Investigating Half-Precision Arithmetic to Accelerate Dense Linear System Solvers
Workshop: 8th Workshop on Latest Advances in Scalable Algorithms for Large-Scale Systems
Authors: Azzam Haidar (University of Tennessee)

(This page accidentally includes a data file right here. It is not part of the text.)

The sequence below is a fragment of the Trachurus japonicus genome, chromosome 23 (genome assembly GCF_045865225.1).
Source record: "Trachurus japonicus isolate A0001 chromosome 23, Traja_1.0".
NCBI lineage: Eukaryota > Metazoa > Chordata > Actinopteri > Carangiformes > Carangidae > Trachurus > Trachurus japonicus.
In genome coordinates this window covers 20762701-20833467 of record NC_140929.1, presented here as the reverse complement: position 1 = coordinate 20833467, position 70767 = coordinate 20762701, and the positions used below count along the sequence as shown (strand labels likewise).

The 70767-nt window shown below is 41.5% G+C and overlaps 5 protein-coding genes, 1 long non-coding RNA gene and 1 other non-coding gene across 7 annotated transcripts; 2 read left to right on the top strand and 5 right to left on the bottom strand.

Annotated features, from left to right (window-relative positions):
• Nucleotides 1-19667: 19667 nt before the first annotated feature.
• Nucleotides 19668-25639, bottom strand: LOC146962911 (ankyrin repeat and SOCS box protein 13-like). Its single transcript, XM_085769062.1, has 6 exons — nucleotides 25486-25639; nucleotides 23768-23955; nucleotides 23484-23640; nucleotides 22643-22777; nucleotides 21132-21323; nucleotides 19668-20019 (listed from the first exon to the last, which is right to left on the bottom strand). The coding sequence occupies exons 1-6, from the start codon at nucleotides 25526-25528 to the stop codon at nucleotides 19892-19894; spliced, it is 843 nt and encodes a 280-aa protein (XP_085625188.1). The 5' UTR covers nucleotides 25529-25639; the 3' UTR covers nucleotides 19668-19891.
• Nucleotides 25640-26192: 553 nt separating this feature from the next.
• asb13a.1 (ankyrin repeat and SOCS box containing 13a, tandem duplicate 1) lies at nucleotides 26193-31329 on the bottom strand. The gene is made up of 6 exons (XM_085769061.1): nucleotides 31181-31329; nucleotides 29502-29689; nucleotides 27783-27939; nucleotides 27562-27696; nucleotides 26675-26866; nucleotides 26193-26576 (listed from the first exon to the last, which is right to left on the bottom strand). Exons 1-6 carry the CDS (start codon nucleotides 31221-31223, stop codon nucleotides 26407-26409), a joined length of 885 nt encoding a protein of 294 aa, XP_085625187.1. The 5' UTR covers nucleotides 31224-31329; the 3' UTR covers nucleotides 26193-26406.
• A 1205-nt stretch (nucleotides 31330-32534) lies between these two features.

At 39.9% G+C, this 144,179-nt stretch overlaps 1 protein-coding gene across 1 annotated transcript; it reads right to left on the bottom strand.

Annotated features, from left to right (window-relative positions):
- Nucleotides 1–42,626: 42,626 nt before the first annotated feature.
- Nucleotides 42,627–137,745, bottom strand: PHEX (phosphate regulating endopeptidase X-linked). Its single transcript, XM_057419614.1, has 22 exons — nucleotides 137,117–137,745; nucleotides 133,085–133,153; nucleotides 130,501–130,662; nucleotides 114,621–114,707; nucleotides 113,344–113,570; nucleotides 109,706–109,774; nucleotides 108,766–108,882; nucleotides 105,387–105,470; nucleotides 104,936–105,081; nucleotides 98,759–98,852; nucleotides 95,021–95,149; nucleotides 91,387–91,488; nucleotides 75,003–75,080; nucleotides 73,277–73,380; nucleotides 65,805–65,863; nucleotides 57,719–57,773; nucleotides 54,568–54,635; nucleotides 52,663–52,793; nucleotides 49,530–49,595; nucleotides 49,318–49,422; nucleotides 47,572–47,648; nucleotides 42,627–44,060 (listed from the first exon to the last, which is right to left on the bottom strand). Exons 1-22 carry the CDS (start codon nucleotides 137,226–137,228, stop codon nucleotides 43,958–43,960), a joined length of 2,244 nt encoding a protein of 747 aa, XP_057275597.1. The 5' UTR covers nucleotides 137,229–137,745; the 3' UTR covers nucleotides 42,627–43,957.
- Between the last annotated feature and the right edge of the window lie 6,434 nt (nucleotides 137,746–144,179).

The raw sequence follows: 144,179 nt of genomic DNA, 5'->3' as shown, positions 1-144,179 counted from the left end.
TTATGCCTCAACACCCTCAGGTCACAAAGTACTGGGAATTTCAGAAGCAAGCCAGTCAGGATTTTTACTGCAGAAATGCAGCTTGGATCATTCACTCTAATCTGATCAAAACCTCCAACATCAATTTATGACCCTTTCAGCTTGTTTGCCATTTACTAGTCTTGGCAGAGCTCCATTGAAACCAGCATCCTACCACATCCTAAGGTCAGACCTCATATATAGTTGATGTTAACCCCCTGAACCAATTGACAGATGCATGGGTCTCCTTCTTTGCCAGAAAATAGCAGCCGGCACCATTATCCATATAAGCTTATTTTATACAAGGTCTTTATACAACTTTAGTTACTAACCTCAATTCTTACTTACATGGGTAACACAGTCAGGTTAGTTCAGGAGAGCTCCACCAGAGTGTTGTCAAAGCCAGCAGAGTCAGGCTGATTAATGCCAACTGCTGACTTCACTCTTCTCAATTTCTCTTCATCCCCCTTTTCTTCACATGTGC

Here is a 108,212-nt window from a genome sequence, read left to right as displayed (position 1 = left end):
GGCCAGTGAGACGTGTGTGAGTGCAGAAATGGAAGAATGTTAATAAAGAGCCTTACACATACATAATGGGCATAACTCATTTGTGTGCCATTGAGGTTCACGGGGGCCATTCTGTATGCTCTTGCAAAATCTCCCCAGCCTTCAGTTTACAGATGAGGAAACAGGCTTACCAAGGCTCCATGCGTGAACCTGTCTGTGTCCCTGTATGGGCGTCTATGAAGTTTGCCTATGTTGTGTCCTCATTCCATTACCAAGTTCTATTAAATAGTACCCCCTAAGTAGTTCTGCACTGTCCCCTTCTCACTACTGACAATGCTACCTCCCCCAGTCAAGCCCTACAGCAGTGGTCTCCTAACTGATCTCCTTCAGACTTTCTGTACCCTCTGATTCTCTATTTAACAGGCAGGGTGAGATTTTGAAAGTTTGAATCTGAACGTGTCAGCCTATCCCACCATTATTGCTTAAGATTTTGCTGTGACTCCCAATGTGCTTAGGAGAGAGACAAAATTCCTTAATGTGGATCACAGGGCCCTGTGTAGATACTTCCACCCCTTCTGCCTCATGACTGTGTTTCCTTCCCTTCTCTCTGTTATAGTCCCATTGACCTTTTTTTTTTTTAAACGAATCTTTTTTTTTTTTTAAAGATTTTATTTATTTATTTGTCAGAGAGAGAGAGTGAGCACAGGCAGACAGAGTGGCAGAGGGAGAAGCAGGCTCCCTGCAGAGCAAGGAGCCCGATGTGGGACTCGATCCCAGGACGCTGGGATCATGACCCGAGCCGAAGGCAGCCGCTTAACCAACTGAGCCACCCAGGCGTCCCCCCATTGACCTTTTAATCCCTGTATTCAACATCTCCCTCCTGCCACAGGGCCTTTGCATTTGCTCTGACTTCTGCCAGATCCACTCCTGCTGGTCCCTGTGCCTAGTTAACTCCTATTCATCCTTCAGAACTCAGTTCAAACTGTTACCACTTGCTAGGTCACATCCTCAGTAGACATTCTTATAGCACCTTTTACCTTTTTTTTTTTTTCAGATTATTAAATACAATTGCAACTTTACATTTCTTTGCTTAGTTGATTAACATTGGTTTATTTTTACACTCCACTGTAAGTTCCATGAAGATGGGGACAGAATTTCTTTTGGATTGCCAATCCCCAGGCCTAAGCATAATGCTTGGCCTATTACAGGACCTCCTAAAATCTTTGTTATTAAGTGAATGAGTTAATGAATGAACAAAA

Abstract: The use of low-precision arithmetic in mixed-precision computing methods has been a powerful tool to accelerate numerous scientific computing applications. Artificial intelligence (AI), in particular, has pushed this to current extremes, making use of half-precision floating-point arithmetic (FP16) in approaches based on neural networks. The appeal of FP16 is in the high performance that can be achieved using it on today's powerful manycore GPU accelerators, e.g., like the NVIDIA V100, that can provide 120 TeraFLOPS alone in FP16. We present an investigation showing that other HPC applications can harness this power too, and, in particular, the general HPC problem of solving (A x = b), where A is a large dense matrix, and the solution is needed in FP32 or FP64 accuracy. Our approach is based on the mixed-precision iterative refinement technique -- we generalize and extend prior advances into a framework, for which we develop architecture-specific algorithms and highly-tuned implementations that resolve the main computational challenges of efficiently parallelizing, scaling, and using FP16 arithmetic in the approach on high-end GPUs. Subsequently, we show for the first time how the use of FP16 arithmetic can significantly accelerate, as well as make more energy efficient, FP32 or FP64-precision (A x = b) solvers. Our results are reproducible and the developments will be made available through the MAGMA library. We quantify in practice the performance and limitations of the approach.